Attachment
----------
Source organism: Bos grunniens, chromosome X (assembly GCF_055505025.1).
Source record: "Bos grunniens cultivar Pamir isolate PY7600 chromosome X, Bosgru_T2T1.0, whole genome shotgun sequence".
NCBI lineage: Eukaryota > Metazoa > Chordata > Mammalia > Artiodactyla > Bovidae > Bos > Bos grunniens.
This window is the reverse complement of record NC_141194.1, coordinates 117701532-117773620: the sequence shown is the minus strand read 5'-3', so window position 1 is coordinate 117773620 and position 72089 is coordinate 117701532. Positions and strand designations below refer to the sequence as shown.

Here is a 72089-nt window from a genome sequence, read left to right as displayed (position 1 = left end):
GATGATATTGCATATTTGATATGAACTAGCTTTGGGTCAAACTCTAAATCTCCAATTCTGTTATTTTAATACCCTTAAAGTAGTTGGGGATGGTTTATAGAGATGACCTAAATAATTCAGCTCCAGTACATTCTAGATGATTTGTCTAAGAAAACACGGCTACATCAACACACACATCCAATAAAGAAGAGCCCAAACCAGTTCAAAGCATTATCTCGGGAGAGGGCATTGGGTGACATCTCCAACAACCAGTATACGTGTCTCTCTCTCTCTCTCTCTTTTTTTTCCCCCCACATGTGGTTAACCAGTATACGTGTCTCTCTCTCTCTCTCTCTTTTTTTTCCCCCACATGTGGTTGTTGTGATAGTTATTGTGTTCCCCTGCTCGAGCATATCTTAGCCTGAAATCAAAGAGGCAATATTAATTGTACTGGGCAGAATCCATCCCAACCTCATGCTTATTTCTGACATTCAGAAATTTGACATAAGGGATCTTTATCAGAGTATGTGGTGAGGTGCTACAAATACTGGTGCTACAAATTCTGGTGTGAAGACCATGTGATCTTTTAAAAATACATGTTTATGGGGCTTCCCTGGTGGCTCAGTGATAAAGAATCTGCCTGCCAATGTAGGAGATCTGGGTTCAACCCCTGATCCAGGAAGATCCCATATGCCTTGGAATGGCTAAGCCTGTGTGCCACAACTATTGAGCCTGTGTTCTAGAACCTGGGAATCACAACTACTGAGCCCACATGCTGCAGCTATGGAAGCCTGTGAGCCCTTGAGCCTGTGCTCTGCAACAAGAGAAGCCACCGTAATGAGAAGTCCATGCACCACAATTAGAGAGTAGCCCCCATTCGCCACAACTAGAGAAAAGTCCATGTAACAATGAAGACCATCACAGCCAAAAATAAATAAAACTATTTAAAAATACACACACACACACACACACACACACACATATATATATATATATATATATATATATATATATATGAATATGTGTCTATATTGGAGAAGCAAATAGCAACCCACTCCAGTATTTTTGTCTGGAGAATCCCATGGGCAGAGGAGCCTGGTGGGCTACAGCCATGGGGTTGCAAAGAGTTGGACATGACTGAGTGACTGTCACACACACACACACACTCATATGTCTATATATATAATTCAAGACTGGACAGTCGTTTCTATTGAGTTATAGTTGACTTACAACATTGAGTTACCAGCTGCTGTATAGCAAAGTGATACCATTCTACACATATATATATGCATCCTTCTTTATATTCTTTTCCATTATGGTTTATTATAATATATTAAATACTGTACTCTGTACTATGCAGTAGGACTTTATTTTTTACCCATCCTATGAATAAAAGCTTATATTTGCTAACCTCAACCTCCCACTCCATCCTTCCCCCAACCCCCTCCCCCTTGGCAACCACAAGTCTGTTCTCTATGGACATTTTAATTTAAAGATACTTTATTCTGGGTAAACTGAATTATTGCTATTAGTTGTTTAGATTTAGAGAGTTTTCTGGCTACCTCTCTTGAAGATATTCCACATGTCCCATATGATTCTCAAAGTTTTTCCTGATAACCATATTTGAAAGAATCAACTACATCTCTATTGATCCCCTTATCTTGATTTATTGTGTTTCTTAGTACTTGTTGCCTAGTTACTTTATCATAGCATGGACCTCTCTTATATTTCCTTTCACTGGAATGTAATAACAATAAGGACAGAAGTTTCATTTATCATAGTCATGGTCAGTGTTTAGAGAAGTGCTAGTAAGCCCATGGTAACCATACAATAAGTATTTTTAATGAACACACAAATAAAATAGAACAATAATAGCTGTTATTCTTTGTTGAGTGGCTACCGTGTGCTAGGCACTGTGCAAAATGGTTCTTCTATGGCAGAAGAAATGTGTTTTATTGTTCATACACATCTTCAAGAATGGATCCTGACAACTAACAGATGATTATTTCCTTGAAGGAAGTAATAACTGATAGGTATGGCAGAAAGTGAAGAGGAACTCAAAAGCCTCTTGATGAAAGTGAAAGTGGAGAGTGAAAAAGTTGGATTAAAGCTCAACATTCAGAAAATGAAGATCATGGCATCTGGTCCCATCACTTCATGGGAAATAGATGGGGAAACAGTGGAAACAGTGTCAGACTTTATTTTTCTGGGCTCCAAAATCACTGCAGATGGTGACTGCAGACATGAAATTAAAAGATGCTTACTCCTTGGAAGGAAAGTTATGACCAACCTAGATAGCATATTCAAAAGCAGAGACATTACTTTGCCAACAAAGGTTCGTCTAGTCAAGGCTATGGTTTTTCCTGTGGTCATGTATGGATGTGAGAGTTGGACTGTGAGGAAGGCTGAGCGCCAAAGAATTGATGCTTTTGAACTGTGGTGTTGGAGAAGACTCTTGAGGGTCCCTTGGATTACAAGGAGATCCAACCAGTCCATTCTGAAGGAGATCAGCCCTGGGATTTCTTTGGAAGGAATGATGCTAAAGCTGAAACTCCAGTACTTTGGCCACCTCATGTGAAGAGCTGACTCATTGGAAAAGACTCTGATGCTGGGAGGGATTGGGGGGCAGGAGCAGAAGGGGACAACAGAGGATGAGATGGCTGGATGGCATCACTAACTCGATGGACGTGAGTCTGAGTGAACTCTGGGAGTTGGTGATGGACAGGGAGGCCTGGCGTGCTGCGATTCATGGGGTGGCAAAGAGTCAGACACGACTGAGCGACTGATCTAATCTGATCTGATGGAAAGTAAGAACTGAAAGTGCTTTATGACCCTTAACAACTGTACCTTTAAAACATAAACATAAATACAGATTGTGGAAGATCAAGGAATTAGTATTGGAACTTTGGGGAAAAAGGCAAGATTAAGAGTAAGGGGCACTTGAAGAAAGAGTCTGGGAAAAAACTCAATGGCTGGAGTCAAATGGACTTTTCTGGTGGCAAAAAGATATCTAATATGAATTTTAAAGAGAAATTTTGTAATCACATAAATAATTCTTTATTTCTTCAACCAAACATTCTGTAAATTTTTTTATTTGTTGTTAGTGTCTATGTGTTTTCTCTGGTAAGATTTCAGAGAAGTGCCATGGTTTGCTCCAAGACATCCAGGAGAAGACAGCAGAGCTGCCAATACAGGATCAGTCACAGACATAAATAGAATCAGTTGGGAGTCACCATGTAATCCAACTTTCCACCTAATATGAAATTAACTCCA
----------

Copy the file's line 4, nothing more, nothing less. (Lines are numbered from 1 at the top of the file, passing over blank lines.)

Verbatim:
This window is the reverse complement of record NC_141194.1, coordinates 117701532-117773620: the sequence shown is the minus strand read 5'-3', so window position 1 is coordinate 117773620 and position 72089 is coordinate 117701532. Positions and strand designations below refer to the sequence as shown.